So that's my my number two, Rely on your teammates. Build a team, invest in community building. If you have a team, uh, moving forward, you know, with the project and you're trying to build collaborators, make sure that you invest in those community building processes and pick each other up. And that means you have to be there for other folks as well, right? It's not a one way street. And number three, the life skills that I learned as a dancer would be to paradoxically from the last one. Take your journey into your own hands. And this is a, this is the big one, that's why I put it in the middle. Um, and this can be a, a challenging mental adjustment. It can be challenging to execute in real life, but nobody cares. Um, in the sense, I'm not trying to say nobody cares, uh, because, because of course they do, but at the same time, everybody is worried and thinking about their own journey and their communities and their families.
And if you want to build a certain journey as a dancer or in terms of building your next creative project, that has to be something that you champion. I just recently had the opportunity to take a intensive with Gaylen Hooks, who is a very well known professional dancer. For those of you who are not familiar, you can look her up on Instagram. You can see this Galen Hooks method workshops that she puts on, which I would highly recommend checking out if it's within your, within your, um, resources at the moment. And her, one of her big sayings that she says is Cap, Be the captain of your own ship, which is another articulation of this similar idea of kind of if this, you're trying to build something as a dancer, If you're trying to get to the next level in terms of your technique or performance, or if you are trying to go into entertainment or get booked for certain types of gigs, then you need to be the one steering that because nobody else is gonna do it for you and also to your life.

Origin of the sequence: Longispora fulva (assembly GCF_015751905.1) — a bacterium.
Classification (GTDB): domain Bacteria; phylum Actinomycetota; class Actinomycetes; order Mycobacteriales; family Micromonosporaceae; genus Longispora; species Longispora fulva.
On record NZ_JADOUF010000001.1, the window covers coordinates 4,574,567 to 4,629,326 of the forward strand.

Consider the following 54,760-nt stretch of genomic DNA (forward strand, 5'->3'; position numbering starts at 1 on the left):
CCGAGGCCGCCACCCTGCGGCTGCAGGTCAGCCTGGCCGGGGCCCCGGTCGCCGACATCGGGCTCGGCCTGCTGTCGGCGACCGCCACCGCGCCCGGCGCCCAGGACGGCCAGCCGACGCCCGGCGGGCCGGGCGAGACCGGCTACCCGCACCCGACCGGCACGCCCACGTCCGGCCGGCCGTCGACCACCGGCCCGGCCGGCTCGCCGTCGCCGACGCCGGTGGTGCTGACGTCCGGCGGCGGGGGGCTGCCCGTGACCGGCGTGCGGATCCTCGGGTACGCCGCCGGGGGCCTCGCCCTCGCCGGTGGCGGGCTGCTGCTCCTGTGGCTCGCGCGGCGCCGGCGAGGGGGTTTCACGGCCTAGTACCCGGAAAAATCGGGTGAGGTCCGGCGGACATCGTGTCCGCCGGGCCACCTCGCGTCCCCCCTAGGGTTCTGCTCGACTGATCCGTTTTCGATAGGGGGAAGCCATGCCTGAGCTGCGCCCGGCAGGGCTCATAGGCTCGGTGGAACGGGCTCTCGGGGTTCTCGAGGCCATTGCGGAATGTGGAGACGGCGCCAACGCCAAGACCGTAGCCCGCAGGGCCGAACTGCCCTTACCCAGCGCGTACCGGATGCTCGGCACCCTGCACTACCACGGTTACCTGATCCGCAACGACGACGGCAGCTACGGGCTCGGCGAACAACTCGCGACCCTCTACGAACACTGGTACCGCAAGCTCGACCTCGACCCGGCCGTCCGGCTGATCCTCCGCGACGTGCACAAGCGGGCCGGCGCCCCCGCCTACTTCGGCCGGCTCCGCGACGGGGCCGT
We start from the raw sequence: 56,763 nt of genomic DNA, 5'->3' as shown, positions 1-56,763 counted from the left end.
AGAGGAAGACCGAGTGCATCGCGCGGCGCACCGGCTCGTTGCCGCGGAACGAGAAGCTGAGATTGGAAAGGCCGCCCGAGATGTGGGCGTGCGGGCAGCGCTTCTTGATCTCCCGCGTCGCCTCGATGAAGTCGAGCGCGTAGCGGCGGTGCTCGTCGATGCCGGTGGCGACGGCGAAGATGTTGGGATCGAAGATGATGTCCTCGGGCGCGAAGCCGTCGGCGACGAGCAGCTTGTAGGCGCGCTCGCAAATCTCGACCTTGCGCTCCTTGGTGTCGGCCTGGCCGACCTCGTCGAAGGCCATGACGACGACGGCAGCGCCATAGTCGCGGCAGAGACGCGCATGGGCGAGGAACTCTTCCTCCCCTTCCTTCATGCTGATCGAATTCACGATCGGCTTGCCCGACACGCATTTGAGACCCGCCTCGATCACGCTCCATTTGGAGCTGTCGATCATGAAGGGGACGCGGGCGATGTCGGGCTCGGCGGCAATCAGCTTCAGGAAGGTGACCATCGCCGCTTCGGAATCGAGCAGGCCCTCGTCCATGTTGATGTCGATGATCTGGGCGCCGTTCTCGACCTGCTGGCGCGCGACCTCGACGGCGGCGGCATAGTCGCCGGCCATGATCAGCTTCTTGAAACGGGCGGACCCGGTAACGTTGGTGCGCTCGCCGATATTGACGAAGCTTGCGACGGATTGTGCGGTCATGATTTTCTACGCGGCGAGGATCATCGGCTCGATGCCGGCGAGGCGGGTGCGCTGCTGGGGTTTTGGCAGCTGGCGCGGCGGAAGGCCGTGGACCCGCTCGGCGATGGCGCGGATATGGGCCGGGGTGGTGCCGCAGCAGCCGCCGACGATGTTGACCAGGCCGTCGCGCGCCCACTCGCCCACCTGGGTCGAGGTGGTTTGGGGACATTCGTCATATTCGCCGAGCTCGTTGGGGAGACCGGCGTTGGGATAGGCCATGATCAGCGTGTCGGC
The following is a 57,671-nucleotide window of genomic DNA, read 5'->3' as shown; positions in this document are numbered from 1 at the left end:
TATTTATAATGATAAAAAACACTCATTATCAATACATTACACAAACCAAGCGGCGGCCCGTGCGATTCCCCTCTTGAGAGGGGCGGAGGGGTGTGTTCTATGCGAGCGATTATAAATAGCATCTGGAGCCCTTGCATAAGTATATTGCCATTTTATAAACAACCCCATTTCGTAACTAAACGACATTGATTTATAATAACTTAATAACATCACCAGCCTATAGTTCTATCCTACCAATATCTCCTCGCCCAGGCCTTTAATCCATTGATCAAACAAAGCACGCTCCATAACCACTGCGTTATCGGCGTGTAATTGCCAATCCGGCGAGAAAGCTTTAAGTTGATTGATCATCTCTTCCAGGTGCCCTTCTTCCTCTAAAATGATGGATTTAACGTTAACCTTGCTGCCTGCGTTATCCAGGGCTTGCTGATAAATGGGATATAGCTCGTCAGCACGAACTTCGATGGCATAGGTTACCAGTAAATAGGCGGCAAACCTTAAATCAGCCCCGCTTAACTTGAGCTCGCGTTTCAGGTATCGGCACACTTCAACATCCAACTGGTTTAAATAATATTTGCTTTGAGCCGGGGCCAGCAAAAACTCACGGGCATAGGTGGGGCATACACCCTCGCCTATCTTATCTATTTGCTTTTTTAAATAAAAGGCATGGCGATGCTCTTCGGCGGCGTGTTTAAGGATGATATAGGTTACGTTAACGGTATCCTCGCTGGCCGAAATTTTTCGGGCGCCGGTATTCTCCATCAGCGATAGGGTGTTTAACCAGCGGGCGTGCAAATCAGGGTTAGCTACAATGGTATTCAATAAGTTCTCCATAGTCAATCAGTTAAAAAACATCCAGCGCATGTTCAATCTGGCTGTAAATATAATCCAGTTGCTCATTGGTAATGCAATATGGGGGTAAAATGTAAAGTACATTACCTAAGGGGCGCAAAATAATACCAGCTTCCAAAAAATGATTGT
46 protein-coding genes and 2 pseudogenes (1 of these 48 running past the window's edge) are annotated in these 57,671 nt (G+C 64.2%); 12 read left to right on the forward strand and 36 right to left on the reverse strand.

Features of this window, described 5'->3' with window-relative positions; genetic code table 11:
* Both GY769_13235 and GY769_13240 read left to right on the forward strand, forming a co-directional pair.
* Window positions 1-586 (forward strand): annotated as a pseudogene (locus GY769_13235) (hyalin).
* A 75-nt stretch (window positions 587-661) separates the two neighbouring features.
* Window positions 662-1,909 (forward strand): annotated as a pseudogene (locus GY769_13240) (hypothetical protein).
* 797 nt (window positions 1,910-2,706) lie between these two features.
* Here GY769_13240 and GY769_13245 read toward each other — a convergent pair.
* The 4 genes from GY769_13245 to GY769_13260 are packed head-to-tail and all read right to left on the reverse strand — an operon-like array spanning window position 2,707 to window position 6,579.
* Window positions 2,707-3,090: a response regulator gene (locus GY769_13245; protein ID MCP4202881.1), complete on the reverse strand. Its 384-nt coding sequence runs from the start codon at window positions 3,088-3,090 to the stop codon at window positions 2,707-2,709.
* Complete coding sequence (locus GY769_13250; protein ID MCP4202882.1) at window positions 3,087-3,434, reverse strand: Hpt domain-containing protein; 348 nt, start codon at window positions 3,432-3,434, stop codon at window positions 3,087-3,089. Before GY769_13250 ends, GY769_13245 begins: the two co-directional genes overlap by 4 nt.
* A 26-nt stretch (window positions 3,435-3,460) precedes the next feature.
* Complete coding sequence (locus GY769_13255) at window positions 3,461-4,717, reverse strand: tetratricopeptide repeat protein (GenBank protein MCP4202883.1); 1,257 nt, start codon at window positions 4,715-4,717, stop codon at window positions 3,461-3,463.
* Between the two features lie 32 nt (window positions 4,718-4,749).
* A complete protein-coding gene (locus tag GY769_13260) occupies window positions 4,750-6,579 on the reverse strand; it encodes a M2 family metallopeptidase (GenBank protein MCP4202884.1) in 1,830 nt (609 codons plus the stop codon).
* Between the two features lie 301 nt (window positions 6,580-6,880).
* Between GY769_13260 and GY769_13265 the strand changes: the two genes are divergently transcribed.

And it's your body, especially with dance, because it's, it is so physical. So as much as I believe in building community and relying on community and picking each other up, not dragging each other down, I do also believe that if you wanna build something for yourself as a dancer, then you gotta build it for yourself. And it took me years to come to this, probably, um, still arriving at it after the last 10 years. And some people have that orientation, that mental orientation, really young. So you'll see really focused answers at 18, 19 years old, just doing their thing, who understand that intuitively or have been taught it. And that's wonderful. For me, it took 10 or 12 years, and it's something I'm really just arriving at going into my early thirties. And that being said, it's also something that carries over so tremendously. It carried over into my work as an academic, but also very slowly for me to put that 10 year journey to understand this.